CONTEXT: THE ISSUE 171 assessment or decision. Most environmental issues can legitimately be ad- dressed from various disciplinary perspectives, in terms of various agenciesâ responsibilities and in terms of different kinds of public concerns, so there may be competing definitions of the issues. An example cited a decade ago (National Research Council, 1996) is still telling on this point. The Pennsylvania Environmental Protection Agency, in considering a proposal to site a soil decontamination plant in the low-income, largely African American city of Chester, proposed to make the decision on the basis of an assessment of the incremental health risks to the local population from expected additional hazardous chemical exposures. The Chester city government argued that this assessment would not address the right question. It demanded analyses of the possible synergistic effects of the added exposures and existing exposures from the cityâs oil refiner- ies, trash incinerator, infectious materials processing center, and Superfund sites; of special risks due to the populationâs health status and past toxic exposures; and of comparison between the health effects of siting in Chester and in nearby, more affluent communities whose populations were healthier and had lower past exposures. As this example suggests, legitimate disagreements can arise about how issues for scientific analysis are framed and about which analyses are needed. Scientific information that would be adequate for addressing a policy question when framed in one way would be clearly inadequate under a different framing. Discordant framing or structuring of the issue among the parties can be an important factor underlying conflict about risk and environmental management and can make it more difficult to achieve clarity of purpose for a public participation process (e.g., Miller, 1989; Fisher, 1991; Carnevale and Pruitt, 1992; Fischhoff, 1996a; Kunreuther and Slovic, 1996; Pellow, 1999; Bazerman et al., 2000; Gray, 2004). It can also drive out some affected parties and potentially reduce the inclusiveness of participation and, potentially, the legitimacy of the process, if some parties no longer see the possibility of their concerns being addressed. When discordant issue framing is a possibility, an explicit and transpar- ent effort to involve participants during the diagnosis and process design in framing or structuring an issue may allow shared frames of reference and definitions of the problem to evolve or, at least, make it possible to come to a shared agreement on the questions or issues to be addressed and a common understanding of the adequacy of information for the decision to be made. Successful negotiations can result in compatible definitions of the problem and ideas about subsequent goals (Kruglanski, Webster, and Klem, 1993). Such successful negotiations were evident in the first U.S. National Assessment of the Potential Consequences of Climate Variabil- ity and Change, in which participants in several regions worked together to reframe the focus of the entire assessment from one focused solely on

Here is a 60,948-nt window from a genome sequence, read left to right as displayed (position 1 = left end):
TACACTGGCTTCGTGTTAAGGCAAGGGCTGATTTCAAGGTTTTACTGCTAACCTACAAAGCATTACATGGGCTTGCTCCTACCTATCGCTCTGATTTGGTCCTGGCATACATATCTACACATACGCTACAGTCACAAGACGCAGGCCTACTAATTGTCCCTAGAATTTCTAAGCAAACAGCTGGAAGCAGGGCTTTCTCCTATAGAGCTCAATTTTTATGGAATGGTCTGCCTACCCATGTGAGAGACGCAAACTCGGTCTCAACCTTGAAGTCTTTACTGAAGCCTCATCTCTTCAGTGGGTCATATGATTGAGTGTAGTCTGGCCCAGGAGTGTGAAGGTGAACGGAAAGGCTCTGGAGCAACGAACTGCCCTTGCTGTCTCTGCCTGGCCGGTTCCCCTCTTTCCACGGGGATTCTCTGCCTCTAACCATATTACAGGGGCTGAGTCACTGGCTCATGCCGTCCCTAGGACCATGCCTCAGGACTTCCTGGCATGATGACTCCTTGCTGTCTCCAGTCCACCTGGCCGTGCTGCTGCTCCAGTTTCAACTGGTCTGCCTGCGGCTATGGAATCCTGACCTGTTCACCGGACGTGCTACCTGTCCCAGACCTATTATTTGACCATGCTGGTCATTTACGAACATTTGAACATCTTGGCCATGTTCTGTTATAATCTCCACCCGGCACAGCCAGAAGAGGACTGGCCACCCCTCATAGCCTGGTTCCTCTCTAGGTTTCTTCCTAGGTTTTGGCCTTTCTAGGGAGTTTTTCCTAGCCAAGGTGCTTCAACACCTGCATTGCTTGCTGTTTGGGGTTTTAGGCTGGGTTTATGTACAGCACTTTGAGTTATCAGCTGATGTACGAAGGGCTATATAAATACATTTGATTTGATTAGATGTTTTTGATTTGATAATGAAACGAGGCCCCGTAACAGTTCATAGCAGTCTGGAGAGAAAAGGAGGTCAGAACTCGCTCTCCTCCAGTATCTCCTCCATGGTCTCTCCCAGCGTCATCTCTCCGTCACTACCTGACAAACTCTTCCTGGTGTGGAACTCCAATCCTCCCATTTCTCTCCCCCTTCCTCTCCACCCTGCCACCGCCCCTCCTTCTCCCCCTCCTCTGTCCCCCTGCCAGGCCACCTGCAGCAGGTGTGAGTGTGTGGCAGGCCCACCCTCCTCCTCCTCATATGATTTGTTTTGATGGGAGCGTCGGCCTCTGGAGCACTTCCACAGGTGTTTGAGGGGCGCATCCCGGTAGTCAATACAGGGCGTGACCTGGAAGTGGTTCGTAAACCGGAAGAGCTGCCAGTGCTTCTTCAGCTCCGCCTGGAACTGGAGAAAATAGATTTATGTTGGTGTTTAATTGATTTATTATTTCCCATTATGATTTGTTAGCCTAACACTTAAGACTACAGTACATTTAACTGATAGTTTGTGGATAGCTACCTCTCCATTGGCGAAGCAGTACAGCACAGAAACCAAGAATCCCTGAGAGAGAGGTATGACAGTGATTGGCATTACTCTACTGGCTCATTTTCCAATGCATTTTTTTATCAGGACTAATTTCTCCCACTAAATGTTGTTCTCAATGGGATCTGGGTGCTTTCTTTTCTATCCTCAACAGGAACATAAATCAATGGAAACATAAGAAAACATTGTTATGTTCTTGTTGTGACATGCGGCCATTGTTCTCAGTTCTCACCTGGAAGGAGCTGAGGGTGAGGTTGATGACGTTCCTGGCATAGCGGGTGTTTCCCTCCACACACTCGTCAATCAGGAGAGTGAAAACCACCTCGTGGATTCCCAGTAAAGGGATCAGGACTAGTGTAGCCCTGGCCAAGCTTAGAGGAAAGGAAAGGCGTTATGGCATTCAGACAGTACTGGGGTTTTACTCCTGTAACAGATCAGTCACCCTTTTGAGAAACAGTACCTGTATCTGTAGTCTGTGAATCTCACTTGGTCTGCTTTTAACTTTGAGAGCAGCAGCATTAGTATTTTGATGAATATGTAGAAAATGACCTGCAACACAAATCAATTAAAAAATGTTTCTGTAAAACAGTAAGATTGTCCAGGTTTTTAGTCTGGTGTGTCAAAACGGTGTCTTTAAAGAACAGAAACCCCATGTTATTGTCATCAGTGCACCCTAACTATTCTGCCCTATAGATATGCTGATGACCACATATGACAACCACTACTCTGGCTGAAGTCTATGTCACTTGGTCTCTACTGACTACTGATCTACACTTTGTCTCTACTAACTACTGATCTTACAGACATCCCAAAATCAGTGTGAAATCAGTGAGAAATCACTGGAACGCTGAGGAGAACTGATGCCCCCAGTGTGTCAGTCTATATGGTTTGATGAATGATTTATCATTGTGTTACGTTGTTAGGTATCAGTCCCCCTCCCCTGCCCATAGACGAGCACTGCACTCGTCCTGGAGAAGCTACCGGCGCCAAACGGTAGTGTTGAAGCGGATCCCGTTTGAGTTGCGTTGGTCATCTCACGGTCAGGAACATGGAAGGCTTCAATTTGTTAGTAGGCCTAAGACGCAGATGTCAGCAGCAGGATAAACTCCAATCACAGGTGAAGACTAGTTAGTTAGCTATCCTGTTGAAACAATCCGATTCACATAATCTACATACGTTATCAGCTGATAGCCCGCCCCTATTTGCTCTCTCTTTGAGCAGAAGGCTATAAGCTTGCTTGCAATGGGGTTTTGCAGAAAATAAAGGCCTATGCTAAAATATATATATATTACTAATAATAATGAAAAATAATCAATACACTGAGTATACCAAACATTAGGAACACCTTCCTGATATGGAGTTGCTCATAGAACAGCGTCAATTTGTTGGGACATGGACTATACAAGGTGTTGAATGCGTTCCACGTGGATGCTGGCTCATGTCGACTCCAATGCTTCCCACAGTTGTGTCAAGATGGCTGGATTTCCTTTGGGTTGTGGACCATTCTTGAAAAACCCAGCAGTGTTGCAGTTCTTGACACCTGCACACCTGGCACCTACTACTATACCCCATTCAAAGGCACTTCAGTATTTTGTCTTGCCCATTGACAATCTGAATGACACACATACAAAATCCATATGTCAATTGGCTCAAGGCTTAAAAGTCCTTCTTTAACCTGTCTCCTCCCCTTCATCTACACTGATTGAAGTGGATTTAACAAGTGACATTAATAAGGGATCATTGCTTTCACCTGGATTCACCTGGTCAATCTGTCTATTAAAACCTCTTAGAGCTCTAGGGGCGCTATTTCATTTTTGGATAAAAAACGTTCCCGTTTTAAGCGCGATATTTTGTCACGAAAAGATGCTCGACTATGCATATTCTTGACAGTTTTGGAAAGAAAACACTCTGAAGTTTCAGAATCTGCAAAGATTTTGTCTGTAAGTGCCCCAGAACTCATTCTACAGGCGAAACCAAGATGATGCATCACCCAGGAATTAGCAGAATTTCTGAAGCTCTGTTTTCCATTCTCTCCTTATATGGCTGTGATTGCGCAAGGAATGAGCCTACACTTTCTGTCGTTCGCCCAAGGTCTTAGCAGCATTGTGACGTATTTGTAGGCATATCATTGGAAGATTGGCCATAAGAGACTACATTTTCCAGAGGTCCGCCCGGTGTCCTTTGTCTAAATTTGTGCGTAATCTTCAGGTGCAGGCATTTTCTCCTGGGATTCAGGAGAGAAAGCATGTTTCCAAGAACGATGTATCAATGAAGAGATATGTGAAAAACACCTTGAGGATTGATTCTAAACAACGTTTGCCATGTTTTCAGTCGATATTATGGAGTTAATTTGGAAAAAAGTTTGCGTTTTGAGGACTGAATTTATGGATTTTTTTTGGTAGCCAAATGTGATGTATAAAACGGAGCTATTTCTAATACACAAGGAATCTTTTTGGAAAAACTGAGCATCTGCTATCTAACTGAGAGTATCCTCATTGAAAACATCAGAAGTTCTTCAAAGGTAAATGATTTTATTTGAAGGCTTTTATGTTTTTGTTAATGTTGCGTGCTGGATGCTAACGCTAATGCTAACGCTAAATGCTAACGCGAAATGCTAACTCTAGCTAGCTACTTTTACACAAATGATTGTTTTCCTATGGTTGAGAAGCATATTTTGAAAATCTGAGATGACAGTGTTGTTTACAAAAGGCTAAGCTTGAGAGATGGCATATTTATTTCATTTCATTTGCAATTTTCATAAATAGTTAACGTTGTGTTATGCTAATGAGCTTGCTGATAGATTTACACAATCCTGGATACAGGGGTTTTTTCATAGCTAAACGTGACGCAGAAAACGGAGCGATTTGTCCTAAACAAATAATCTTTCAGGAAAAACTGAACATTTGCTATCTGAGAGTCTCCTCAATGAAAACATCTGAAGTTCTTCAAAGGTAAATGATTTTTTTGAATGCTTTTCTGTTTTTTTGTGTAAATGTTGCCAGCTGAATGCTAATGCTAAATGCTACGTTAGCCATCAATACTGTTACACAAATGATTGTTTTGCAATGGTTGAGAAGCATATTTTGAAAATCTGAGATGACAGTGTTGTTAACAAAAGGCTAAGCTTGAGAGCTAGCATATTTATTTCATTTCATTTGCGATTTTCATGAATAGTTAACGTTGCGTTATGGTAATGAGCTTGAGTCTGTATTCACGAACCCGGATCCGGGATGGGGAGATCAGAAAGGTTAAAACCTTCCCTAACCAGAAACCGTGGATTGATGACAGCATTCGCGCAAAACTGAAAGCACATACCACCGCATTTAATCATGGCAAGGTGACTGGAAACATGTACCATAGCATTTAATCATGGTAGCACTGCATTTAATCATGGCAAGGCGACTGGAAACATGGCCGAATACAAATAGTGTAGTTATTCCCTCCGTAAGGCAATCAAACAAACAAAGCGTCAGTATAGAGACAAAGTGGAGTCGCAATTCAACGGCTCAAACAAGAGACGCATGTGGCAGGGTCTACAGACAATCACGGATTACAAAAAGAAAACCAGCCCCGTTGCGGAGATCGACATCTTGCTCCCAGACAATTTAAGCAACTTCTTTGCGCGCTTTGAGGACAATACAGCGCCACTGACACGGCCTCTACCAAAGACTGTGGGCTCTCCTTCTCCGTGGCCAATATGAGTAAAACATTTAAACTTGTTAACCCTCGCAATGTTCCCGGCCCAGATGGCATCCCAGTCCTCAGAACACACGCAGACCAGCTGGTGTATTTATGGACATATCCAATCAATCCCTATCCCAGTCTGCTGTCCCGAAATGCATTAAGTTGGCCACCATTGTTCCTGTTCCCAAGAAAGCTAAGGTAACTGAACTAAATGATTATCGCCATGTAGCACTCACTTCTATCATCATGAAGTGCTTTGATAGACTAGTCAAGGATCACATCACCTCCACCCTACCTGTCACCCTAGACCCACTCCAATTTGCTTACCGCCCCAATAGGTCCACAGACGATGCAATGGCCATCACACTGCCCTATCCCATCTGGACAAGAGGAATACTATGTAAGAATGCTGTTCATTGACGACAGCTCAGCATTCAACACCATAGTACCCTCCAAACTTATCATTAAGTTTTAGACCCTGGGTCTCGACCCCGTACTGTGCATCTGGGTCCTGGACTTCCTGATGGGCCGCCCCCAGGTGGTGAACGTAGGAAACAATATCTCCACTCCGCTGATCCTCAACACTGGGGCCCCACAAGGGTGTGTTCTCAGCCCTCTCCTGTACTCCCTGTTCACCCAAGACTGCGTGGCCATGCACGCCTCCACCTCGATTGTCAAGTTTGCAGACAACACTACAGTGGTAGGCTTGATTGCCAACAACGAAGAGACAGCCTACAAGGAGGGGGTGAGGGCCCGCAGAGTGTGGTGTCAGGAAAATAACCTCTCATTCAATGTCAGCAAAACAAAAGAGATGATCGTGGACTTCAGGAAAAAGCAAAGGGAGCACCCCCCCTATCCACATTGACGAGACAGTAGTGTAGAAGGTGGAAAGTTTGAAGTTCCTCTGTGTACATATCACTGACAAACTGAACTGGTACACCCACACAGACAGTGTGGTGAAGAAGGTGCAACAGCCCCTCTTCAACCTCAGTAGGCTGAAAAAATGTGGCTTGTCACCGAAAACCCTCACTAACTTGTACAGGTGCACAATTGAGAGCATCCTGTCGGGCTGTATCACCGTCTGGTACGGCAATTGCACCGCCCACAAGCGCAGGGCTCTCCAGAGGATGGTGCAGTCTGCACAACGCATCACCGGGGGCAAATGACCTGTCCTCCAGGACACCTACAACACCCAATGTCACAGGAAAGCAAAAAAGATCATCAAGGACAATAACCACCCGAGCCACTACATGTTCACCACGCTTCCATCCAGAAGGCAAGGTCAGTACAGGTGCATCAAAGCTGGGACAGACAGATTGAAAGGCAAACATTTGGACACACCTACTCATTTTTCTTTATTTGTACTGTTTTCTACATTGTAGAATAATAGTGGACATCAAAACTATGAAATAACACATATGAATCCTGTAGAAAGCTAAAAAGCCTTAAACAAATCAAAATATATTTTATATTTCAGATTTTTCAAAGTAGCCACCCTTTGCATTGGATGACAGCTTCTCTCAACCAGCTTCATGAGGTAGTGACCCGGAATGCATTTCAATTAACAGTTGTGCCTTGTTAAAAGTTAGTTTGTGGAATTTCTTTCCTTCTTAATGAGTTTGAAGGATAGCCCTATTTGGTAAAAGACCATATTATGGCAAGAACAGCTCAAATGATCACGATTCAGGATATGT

172 PUBLIC PARTICIPATION climate change to one focused on climate variability and change (Moser, 2005). Practices commonly used to establish a shared framing or focus for a public participation process include interviews with potential stakeholders to understand their perspectives, drafting a formulation in terms of how to achieve interests at stake rather than whether to accomplish something proposed by one side, publishing and requesting comments on the proposed scope of a process in such publications as the Federal Register, holding organizational workshops in the planning phase of a public participation process, and organizing process steering committees. Disputes about the adequacy of information can also arise because of difficulties over separating the scientific issues involved in understanding and predicting phenomena from the value issues of how to make appropri- ate trade-offs among goals. At an abstract level, there are serious objections to making a clear-cut division between facts and values (e.g., National Re- search Council, 1983, 1996; Jasanoff, 1996). More concretely, arguments about facts and arguments about values are often confused with each other in disputes about environmental policy (e.g., Fischhoff, 1989; Dietz, 2003). One problem arises when value assumptions become embedded in analytic methods. For example, in estimating environmental risks, conservative as- sumptions may be built into the assessment process so that some adverse ef- fects (such as human cancer from pesticide exposure) are much less likely to be underestimated than overestimated (National Research Council, 1983). Generally, the meaning of scientific findings can depend on how they are cognitively framed (Tversky and Kahneman, 1981) and what is regarded as value depends on prior knowledge about the factual implications of dif- ferent value preferences (Fischhoff, 1975). The decision relevance of scientific knowledge can also be subject to legitimate dispute. Another decade-old example provides a useful illustra- tion (National Research Council, 1996). A dispute in California in the early 1990s concerned a proposal to spray the insecticide malathion to eradicate populations of Mediterranean fruit flies, believed to have arrived in small isolated groups on infested imported fruit, that threatened the stateâs $2 billion fruit and vegetable industry. Much attention was given to risk assessments concerning the possible human health effects of malathion exposure. Some critics argued that the fly populations were not isolated and were already established and that therefore targeted malathion spraying would not solve the problem, and the health risk assessment was largely beside the point. They proposed biological pest controls that did not create human health risks, a proposal that required quite a different kind of sci- entific assessment. In this case there was substantial uncertainty about key facts (whether or not the fly populations were established) that was more important to the controversy than the uncertainty in risks captured in the health risk assessment.